December 11, 2007
“Love” is one of those words that are mutually expressed in conversation despite a lack of mutual understanding in its meaning.
Beloved, let us love one another, for love is from God; and everyone who loves is born of God and knows God. The one who does not love does not know God, for God is love. (1 John 4:7-8 NASB)
According to this biblical passage, either there’s no such thing as an atheist or atheists cannot experience true love. Both are presupposed fallacies and possible explanations for the confusion over “what I believe”. I assume, when people say they just don’t know what I believe anymore, what their really wondering is where does my heart find meaning and purpose, what is it attached to or what does it rest on. In other words, where does my heart find security and significance?
I find, though, when I respond to this concern my answer is never good enough for a religious person. Maybe it’s because a religious person sees my life as cheated out of the extras in their lives, I don’t know. They have an extra reality called the supernatural. They have an extra life beyond the grave. They have an extra Being who is extra extra powerful and extra extra knowing. And because of all these extras, they have extra hopes for the future.
I think my life has just as much depth and fullness (sometimes more, sometimes less) than any religious person. So, if I do the math, I can only assume that I’ve been able to take greater advantage of the meaning naturally gleamed from this world than some others have. But my point is not to create a hierarchy of meaningful lives here. Rather, it is to emphasize the opportunities atheists have to enrich their lives here on earth. Now, to answer the interest in where my heart finds security and significance: I believe in Life and the Love it creates.
Whether life is intelligently designed or love is attributed to a god (Ishtar, Aphrodite, Freya, Radha, Jesus, Kama, and so on), I find security and significance among all the living and a world of exploration in the love that life creates. That’s right. I think life, good old fashioned naturalistic life created love. Yet some have told me that the evolutionary reasons (survival) for the naturalistic world to have created love diminishes love’s meaning. I fail to understand this kind of reasoning because I just don’t see how the evolutionary process diminishes love’s meaning – unless your losing some mystical extras presumed in love’s definition.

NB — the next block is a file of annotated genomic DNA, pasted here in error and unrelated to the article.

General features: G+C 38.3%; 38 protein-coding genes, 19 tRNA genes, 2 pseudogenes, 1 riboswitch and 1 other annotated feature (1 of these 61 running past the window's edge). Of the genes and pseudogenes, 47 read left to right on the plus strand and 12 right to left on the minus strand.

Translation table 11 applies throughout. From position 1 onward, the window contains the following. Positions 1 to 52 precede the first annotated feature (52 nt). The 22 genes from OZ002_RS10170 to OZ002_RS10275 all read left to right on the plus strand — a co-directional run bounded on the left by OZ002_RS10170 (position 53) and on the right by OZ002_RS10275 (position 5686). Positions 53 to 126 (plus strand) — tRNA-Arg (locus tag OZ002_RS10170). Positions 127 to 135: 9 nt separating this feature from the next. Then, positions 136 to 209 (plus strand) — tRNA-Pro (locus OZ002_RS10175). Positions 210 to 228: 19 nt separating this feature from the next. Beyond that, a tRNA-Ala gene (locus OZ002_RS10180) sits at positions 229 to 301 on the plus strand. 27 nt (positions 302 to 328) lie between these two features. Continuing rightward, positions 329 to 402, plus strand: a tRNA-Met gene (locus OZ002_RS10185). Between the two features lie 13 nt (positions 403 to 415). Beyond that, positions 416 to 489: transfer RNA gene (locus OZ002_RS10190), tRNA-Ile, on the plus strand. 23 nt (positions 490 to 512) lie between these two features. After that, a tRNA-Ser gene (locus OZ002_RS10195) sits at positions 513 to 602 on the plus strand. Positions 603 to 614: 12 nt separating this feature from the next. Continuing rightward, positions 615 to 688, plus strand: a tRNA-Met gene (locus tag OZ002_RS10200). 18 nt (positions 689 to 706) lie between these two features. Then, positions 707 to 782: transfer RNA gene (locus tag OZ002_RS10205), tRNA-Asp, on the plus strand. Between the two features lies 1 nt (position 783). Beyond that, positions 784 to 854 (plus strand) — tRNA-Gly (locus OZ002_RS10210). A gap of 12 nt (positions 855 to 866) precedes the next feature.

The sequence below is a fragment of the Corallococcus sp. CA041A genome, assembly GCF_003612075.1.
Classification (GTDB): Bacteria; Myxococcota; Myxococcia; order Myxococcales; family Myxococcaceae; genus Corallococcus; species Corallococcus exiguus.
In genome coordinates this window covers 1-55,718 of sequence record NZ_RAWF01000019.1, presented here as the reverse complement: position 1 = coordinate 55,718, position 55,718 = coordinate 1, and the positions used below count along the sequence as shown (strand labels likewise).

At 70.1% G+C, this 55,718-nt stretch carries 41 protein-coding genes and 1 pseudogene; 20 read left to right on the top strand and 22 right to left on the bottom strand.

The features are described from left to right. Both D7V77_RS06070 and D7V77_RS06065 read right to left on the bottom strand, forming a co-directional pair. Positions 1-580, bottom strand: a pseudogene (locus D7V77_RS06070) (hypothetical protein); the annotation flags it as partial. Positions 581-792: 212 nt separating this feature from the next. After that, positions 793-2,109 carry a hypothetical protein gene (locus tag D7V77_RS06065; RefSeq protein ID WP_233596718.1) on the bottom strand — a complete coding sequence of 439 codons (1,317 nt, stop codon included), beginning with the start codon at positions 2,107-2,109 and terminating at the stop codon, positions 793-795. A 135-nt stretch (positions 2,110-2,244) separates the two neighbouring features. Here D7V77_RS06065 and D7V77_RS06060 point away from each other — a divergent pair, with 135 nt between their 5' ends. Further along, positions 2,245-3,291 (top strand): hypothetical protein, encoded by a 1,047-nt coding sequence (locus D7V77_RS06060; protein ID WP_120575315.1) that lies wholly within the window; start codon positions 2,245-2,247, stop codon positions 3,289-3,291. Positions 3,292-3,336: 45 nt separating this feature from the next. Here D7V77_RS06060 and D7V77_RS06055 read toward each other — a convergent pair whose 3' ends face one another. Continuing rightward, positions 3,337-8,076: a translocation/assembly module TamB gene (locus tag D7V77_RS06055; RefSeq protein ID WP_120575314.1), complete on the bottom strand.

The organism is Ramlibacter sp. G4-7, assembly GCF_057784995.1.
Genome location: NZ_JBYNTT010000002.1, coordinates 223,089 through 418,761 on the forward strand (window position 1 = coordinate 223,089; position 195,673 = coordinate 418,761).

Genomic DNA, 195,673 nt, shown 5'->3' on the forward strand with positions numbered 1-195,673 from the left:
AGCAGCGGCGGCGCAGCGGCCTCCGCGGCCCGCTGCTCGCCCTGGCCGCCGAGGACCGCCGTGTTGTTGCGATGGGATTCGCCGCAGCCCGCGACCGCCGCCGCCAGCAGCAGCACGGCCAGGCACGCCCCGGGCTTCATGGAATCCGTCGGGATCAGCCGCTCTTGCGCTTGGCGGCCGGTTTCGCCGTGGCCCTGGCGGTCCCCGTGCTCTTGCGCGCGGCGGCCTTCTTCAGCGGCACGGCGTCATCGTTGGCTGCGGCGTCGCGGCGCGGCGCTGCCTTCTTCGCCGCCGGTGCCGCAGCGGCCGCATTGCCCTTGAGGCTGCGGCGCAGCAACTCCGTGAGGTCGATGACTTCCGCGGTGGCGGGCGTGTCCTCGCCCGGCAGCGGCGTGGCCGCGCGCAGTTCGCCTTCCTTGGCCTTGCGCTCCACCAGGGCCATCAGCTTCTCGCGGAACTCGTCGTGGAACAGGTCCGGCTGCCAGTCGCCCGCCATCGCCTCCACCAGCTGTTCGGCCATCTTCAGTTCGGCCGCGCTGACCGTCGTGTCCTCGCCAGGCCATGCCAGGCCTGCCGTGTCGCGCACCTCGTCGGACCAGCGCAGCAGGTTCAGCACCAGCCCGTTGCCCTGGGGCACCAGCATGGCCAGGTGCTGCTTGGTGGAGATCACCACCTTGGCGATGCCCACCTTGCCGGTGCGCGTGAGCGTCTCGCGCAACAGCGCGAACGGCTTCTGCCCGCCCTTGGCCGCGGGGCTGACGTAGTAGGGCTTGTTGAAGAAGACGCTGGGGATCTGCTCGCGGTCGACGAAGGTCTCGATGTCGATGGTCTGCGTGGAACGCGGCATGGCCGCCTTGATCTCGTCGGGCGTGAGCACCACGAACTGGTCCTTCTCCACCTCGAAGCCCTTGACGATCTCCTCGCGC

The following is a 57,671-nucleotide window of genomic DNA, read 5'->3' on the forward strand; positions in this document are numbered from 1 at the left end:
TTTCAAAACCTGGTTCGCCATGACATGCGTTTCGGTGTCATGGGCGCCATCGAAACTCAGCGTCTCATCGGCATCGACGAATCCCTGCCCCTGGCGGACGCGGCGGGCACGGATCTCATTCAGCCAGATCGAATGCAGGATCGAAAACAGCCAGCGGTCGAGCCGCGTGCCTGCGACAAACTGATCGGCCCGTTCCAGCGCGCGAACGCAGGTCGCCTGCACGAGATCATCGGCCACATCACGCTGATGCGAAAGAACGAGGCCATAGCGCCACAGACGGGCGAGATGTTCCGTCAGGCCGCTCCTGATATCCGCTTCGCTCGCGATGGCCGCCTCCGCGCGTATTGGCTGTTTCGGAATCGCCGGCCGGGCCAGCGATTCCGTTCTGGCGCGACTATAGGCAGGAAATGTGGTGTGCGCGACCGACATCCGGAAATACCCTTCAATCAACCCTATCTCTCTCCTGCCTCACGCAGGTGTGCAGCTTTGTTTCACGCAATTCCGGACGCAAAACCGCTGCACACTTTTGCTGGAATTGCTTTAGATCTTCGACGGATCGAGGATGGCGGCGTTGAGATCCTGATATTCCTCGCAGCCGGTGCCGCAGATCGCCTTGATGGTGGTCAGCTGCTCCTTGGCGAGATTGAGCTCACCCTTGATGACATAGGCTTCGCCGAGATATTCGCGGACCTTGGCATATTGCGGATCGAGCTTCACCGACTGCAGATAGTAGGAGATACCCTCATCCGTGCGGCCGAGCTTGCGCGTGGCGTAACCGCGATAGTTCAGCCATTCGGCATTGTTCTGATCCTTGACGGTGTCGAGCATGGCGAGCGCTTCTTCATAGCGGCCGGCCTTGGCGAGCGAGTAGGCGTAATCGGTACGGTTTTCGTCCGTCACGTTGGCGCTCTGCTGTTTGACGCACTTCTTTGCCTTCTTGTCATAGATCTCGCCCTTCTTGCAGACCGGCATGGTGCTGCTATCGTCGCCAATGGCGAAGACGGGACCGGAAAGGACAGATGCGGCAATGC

I think a close association between God, Life and Love makes some worshipers feel that an attempt to clarify what ‘love’ is would be irreverent or impossible because the true meaning of love is ineffable in the mystical sense. And even for those of us who feel our experience of real, beautiful love cannot be diminished by any explanation of it, we fear the loss of our own meaning of the word, our own poetical definition from the depths of our being that need not be mystical to be ineffable.
Sometimes I wish we could just eliminate words like ‘love’ and create a new word for each of the many meanings that can be found in it. Some languages do this already. Take the five Greek words for ‘love’, for instance. In the Greek, the words “Xenia,” “Storge,” “Eros,” “Agape,” and “Philia” are all translated into the English word “Love”. (If you’ve grown up going to church, you’ve probably heard these definitions with extreme emphasis on Agape as Godly love that completely outshines all others, even though the others, we are told, are not without purpose.)
After re-exploring the five Greek concepts of love, I discovered I already had my own personal revamped definitions of love too:
XENIA (known as love offered to strangers) = a consented act of service between those of their own species.
STORGE (known as family love) = a consented act of service between those considered a refuge.
AGAPE (known as unconditional love) = supporting humanity’s instinct for Xenia and/or Storge with a dutiful commitment to the political/social necessity of Xenia and/or Storge despite the lack of happiness found there in.
EROS (known as erotic desire) = a consented act of service between those with a mutual sexual attraction.
PHILIA (known as friendship love) = a consented act of service between those with a mutual attraction of minds; ‘soul mates’
(Notice how my definitions of Xenia, Storge, and Agape do not require or rely on the consciousness of physical or emotional feelings to perform the acts of love. Eros, however, does require a consciousness of one’s physical feelings; and Philia requires a consciousness of one’s emotional feelings.)
Now that I’ve articulated my current definitions of love, I’ll be analyzing them, contemplating overlaps or the lack there of, and looking to read material out there that will restore the true definitions of the greek words while helping me to develop my own.